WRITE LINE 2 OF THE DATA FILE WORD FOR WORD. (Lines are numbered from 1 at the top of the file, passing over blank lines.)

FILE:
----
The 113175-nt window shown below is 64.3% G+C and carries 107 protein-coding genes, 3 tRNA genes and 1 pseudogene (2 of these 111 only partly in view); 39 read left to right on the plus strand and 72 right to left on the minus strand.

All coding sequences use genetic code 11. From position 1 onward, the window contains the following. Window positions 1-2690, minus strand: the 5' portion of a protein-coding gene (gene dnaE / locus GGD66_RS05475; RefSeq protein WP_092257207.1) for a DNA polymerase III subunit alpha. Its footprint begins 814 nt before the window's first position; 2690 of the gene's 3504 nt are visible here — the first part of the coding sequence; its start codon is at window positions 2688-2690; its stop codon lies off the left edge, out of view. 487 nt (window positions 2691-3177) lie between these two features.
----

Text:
All coding sequences use genetic code 11. From position 1 onward, the window contains the following. Window positions 1-2690, minus strand: the 5' portion of a protein-coding gene (gene dnaE / locus GGD66_RS05475; RefSeq protein WP_092257207.1) for a DNA polymerase III subunit alpha. Its footprint begins 814 nt before the window's first position; 2690 of the gene's 3504 nt are visible here — the first part of the coding sequence; its start codon is at window positions 2688-2690; its stop codon lies off the left edge, out of view. 487 nt (window positions 2691-3177) lie between these two features.